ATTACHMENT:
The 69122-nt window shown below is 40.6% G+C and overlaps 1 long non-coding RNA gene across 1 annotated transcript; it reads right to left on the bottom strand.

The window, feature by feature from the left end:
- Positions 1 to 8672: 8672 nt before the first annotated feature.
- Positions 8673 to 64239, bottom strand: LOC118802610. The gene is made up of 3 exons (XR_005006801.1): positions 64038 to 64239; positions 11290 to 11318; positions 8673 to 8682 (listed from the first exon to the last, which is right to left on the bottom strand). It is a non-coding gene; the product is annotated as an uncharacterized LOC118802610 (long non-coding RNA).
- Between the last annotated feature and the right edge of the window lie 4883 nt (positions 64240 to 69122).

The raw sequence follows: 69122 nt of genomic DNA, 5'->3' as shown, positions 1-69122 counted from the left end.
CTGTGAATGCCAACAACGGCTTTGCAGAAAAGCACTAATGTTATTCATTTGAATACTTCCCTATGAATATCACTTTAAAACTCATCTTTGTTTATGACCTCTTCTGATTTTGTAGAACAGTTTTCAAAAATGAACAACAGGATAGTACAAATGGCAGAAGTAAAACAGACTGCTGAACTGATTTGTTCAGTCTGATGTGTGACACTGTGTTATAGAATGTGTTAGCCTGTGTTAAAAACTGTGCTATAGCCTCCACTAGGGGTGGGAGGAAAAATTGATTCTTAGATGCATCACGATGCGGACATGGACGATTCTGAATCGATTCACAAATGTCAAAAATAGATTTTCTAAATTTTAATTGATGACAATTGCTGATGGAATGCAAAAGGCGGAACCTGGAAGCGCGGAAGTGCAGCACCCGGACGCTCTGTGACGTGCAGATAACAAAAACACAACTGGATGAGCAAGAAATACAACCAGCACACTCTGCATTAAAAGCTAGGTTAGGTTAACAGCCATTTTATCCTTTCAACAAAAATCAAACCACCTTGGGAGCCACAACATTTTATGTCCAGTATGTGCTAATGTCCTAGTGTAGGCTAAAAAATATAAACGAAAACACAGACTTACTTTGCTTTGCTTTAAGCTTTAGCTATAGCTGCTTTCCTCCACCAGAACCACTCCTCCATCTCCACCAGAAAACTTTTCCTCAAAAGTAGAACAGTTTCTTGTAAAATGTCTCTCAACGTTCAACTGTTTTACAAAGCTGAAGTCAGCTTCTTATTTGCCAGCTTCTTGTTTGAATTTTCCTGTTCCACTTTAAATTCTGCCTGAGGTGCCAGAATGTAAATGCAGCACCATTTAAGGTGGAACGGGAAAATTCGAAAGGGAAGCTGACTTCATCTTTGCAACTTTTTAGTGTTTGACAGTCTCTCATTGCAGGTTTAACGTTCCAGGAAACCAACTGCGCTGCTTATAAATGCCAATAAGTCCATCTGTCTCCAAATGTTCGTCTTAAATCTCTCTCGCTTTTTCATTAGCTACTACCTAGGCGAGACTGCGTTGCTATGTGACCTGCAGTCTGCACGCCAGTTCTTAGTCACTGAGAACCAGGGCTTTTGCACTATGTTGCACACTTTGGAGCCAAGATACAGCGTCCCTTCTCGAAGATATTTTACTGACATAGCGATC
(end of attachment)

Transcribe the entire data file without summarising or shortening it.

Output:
The 69122-nt window shown below is 40.6% G+C and overlaps 1 long non-coding RNA gene across 1 annotated transcript; it reads right to left on the bottom strand.

The window, feature by feature from the left end:
- Positions 1 to 8672: 8672 nt before the first annotated feature.
- Positions 8673 to 64239, bottom strand: LOC118802610. The gene is made up of 3 exons (XR_005006801.1): positions 64038 to 64239; positions 11290 to 11318; positions 8673 to 8682 (listed from the first exon to the last, which is right to left on the bottom strand). It is a non-coding gene; the product is annotated as an uncharacterized LOC118802610 (long non-coding RNA).
- Between the last annotated feature and the right edge of the window lie 4883 nt (positions 64240 to 69122).

The raw sequence follows: 69122 nt of genomic DNA, 5'->3' as shown, positions 1-69122 counted from the left end.
CTGTGAATGCCAACAACGGCTTTGCAGAAAAGCACTAATGTTATTCATTTGAATACTTCCCTATGAATATCACTTTAAAACTCATCTTTGTTTATGACCTCTTCTGATTTTGTAGAACAGTTTTCAAAAATGAACAACAGGATAGTACAAATGGCAGAAGTAAAACAGACTGCTGAACTGATTTGTTCAGTCTGATGTGTGACACTGTGTTATAGAATGTGTTAGCCTGTGTTAAAAACTGTGCTATAGCCTCCACTAGGGGTGGGAGGAAAAATTGATTCTTAGATGCATCACGATGCGGACATGGACGATTCTGAATCGATTCACAAATGTCAAAAATAGATTTTCTAAATTTTAATTGATGACAATTGCTGATGGAATGCAAAAGGCGGAACCTGGAAGCGCGGAAGTGCAGCACCCGGACGCTCTGTGACGTGCAGATAACAAAAACACAACTGGATGAGCAAGAAATACAACCAGCACACTCTGCATTAAAAGCTAGGTTAGGTTAACAGCCATTTTATCCTTTCAACAAAAATCAAACCACCTTGGGAGCCACAACATTTTATGTCCAGTATGTGCTAATGTCCTAGTGTAGGCTAAAAAATATAAACGAAAACACAGACTTACTTTGCTTTGCTTTAAGCTTTAGCTATAGCTGCTTTCCTCCACCAGAACCACTCCTCCATCTCCACCAGAAAACTTTTCCTCAAAAGTAGAACAGTTTCTTGTAAAATGTCTCTCAACGTTCAACTGTTTTACAAAGCTGAAGTCAGCTTCTTATTTGCCAGCTTCTTGTTTGAATTTTCCTGTTCCACTTTAAATTCTGCCTGAGGTGCCAGAATGTAAATGCAGCACCATTTAAGGTGGAACGGGAAAATTCGAAAGGGAAGCTGACTTCATCTTTGCAACTTTTTAGTGTTTGACAGTCTCTCATTGCAGGTTTAACGTTCCAGGAAACCAACTGCGCTGCTTATAAATGCCAATAAGTCCATCTGTCTCCAAATGTTCGTCTTAAATCTCTCTCGCTTTTTCATTAGCTACTACCTAGGCGAGACTGCGTTGCTATGTGACCTGCAGTCTGCACGCCAGTTCTTAGTCACTGAGAACCAGGGCTTTTGCACTATGTTGCACACTTTGGAGCCAAGATACAGCGTCCCTTCTCGAAGATATTTTACTGACATAGCGATC